Friday, 12 July 2013

A Cemetery on a Hill

Being a genealogist is one of the most exciting hobbies there is, where else would you get the chance to walk around old forgotten cemeteries and then come home and actually blog about what you found.  This week we visited Lisarow Cemetery  and we were astounded at the amount of broken and damaged headstones that we found. 

Lisarow Cemetery is situated on the Pacific Highway Lisarow, and is owned by the Anglican Church. 
Undisturbed for years, the land recently became the subject of contention amongst genealogists when the Local Council approved plans to widen the road. The Council has put out a Statement of Heritage Impact if anyone is interested in what is happening.  This is an issue that I will be keeping a close eye on and reporting on over the coming months.  
Having visited many cemeteries I was surprised by the steep gradient of the land where these graves are situated.  Many of the burial  plots looked very majestic in this small rural setting due to the fact that they had to be build up so they were level. 

Making our way around, we were hindered by overgrown plants and huge eucalyptus tree roots jutting out of the ground. Many of the headstones were hidden in dark shadowed bushes, barely visible, so we took great care getting to these. 
The graves out in the open were just as difficult to see, they had their forests growing within the fences. Reading those inscriptions just wasn't going to happen. I pity the genealogist who actually needs to read these headstones.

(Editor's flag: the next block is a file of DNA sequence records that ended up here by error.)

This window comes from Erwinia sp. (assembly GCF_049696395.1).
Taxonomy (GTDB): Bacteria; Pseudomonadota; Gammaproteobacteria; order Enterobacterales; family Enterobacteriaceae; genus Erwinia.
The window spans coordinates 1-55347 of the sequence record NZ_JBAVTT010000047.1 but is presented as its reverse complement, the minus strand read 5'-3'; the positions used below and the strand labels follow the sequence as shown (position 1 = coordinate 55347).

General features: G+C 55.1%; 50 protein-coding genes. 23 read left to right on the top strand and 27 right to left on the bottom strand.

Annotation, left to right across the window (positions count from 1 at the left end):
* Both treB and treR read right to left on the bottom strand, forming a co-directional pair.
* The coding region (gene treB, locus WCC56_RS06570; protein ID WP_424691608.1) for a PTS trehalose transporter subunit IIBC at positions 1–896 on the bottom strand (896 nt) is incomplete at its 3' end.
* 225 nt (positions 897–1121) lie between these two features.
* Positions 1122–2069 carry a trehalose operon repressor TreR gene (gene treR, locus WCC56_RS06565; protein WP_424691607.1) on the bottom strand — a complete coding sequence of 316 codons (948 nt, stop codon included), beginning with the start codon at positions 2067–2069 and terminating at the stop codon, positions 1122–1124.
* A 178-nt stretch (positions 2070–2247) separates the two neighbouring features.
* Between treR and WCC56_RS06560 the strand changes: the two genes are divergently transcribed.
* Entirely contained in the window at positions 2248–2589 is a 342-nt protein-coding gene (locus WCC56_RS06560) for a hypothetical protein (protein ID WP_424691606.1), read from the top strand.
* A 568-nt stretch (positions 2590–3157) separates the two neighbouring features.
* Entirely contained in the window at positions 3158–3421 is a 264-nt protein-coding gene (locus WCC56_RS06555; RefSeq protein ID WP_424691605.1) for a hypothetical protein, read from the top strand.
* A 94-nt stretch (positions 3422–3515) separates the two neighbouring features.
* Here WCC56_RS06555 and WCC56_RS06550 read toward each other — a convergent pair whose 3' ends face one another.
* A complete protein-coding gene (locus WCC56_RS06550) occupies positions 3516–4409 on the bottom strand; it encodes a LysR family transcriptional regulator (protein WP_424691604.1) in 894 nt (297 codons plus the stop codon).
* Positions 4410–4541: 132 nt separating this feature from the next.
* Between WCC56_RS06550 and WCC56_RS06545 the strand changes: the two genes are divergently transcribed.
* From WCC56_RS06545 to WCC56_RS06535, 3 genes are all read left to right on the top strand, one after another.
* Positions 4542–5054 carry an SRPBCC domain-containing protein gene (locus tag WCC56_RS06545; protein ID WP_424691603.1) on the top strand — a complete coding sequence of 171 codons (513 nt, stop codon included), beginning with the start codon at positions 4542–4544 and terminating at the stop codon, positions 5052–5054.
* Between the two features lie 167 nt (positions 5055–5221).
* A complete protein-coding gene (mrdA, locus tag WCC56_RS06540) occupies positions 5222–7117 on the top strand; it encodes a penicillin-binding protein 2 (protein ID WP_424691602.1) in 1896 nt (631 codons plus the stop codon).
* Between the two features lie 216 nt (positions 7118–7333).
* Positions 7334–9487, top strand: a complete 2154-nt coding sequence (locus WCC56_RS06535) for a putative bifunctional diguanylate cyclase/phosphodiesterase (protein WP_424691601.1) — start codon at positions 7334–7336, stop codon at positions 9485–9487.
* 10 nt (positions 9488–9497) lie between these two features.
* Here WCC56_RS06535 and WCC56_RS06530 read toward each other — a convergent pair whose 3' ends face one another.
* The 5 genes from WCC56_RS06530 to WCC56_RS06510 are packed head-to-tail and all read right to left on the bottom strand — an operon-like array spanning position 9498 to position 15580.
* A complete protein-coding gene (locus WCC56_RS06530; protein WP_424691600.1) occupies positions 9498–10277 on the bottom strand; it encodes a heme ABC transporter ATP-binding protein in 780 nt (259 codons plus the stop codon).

All in all it was a great visit, and there are plenty more to come. The Central Coast has so many of these small forgotten cemeteries hidden around and we are looking forward to investigating and photographing them all.


  1. Susan, what a cache of historic information! So glad you have taken an interest in upholding the importance of cemeteries such as these. Yes, please publish what you find about any plans to remove the cemetery.

    I found your blog today, thanks to a mention on GeneaBloggers. While I am in the US and you are in Australia, I think what you are posting has international significance. Those old graves may represent a link back to one of many countries, thanks to immigration circumstances of past centuries. Do you have "Billion Graves" or "Find A Grave" or any other such online, crowdsourced repository for sharing the information you've found? Passing along what you are finding in your travels would be very helpful. I know you are doing so in your blog, but also cross listing photos of headstones in these other websites might help others reconnect with their ancestors' trails.

    Best wishes as you continue your blogging project, and welcome to GeneaBloggers!

    1. Thank you Jacqi for your feedback and encouragement. We will look into implementing your ideas for the Billion Graves and Find A Grave.
      As our research grows so will our experience and our stories.
      Peter and Susan

  2. I really enjoyed this post...I love wandering around cemeteries and digging in to their history. look forward to following your journey

  3. Hello Joanne, thank you for your comment, we are planning on visiting at least one cemetery each week and blogging about what we find.

  4. Welcome to Geneabloggers!! I have been a member for about nine months. Tombstones have been an important part of my Travels since I retired. I have written some about both tombstones and travels in my blog. That is a great title.

    Regards, Grant

  5. Thanks grant, Im loving this side of genealogy, that's for sure. its very rewarding to look at all these old cemeteries and share in the adventures that we are constantly going on.